‘Look, Miss –’ He jumped up. ‘Helen. Helen, you can’t get married.’

‘I thought you wanted me to.’


‘What about all the money?’

‘Better to lose it than to be miserable for the rest of your life.’ He took the water and gulped it down in one go. ‘I regretted it as soon as I got out of the taxi, and when I walked into that church, I knew I was a dead man.’

She was watching him. ‘Why did you do it then?’

‘She thought she was pregnant and it was my fault – both our faults, and I couldn’t leave her.’ He stopped. ‘You’re not pregnant, are you?’


‘Well, you don’t have to then. Nobody has to anymore.’ He touched her shoulder. ‘Why don’t we start again? I’ll do your hair but not for a wedding. Let me shape it a different way.’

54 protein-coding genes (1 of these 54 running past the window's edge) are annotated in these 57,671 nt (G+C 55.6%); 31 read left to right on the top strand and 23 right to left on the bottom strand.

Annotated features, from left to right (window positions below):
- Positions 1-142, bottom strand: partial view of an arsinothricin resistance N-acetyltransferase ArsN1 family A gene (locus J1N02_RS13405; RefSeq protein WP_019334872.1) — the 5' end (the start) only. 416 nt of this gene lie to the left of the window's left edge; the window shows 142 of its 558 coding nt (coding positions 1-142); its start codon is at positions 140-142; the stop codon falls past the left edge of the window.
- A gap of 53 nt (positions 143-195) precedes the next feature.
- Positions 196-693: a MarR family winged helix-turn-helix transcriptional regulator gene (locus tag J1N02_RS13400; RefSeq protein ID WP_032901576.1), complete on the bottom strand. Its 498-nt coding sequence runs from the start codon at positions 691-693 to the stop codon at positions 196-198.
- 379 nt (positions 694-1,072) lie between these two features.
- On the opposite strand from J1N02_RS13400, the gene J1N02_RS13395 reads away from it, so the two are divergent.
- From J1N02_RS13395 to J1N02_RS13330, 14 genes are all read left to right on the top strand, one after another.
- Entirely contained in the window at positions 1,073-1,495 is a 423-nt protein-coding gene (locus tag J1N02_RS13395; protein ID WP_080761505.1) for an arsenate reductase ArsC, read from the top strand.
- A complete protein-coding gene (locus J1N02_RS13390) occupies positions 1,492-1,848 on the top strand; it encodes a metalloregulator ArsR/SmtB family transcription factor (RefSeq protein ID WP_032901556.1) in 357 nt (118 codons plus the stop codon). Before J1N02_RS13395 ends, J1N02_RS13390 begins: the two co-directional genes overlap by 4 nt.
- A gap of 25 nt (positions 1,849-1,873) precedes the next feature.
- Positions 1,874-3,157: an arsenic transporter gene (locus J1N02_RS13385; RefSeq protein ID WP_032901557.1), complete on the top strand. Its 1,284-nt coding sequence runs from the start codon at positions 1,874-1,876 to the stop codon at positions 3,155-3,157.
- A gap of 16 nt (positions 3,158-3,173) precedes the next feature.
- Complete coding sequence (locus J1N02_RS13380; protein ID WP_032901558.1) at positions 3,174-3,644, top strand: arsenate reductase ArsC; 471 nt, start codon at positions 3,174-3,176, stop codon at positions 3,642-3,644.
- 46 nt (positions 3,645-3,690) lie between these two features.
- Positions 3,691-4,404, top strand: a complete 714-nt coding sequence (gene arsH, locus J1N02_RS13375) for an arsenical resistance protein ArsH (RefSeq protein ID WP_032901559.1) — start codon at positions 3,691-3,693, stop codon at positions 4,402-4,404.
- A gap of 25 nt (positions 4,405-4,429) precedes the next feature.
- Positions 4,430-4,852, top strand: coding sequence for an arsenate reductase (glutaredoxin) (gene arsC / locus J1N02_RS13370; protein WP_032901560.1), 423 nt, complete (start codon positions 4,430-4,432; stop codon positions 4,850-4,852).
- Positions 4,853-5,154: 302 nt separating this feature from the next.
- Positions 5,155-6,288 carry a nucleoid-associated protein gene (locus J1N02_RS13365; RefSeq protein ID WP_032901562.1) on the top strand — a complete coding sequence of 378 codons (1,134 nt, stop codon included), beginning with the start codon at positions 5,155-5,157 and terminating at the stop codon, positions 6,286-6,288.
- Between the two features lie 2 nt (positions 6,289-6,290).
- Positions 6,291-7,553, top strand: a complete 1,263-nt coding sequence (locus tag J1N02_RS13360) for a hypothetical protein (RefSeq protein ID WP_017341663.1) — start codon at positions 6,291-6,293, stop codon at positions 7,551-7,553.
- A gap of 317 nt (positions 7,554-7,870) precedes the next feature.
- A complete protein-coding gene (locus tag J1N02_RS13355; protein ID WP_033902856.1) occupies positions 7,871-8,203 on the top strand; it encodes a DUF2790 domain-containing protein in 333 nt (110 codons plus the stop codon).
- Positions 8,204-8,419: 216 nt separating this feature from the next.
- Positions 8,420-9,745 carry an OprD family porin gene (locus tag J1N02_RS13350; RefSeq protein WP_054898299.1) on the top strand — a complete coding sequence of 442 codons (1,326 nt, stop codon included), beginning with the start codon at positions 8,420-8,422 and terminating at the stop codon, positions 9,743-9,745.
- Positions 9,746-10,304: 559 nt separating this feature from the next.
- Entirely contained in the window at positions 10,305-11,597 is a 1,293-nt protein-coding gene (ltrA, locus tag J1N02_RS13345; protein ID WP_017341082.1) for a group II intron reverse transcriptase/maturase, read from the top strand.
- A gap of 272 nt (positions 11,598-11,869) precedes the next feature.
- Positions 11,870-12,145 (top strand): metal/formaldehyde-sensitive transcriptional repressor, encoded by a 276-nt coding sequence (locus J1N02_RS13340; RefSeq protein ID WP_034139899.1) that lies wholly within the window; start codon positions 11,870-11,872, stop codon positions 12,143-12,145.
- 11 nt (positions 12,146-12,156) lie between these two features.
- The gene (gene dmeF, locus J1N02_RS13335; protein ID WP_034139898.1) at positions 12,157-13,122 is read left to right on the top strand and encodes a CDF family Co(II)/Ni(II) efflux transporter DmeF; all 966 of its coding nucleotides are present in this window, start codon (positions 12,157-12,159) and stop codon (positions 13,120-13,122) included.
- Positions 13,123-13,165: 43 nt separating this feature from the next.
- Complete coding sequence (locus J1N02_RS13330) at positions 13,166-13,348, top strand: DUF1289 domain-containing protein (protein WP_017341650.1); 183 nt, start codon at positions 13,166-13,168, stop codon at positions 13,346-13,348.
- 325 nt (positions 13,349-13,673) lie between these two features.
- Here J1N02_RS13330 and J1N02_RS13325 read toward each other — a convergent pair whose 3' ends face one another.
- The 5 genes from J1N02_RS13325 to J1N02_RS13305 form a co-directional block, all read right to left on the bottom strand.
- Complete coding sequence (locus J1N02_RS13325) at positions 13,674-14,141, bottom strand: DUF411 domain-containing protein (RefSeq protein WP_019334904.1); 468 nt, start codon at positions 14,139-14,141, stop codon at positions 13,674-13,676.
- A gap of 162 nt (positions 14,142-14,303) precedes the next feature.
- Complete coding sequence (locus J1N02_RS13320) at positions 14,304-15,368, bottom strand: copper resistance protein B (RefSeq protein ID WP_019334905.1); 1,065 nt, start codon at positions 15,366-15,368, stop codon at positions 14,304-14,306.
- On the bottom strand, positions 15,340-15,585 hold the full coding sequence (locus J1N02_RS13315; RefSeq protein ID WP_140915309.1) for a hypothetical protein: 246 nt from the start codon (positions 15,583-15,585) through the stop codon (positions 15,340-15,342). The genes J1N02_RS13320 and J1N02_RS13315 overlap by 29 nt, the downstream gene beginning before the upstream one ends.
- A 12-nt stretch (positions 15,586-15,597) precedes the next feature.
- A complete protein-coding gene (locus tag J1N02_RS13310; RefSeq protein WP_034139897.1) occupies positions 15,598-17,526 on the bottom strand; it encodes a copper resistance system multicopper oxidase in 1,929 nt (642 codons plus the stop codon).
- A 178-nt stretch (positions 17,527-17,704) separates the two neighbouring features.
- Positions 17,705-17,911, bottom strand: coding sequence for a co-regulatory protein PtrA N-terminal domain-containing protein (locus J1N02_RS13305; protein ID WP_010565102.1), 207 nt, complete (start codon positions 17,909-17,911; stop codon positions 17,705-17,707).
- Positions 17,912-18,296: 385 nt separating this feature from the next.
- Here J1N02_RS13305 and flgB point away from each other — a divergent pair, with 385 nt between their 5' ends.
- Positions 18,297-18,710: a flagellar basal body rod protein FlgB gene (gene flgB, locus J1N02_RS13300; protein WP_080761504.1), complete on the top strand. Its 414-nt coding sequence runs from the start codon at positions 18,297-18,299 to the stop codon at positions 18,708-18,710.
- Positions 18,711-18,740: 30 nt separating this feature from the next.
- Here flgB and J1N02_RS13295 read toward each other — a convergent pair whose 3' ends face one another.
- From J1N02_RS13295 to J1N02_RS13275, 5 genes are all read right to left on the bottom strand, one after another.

He rifled through some magazines and picked out styles he thought would suit. She had good bone structure. Cut it shorter, layer the sides. Get rid of the heaviness weighing her down.

To his surprise, she agreed. Her face brightened. A little pink returned to her cheeks.

‘Do you like films?’ she said, looking up as he was cutting.

He smiled at the incongruity. ‘Yes.’

‘Would you consider going to one with me – I mean when this is all over?’

He laughed. ‘Yes, why not?’

And she laughed too

When Nicola came for the cups, she was startled to see Phil humming as he snipped, all trace of ribbons and blossoms gone. The bride-to-be, turning to glance in her direction, looked radiant.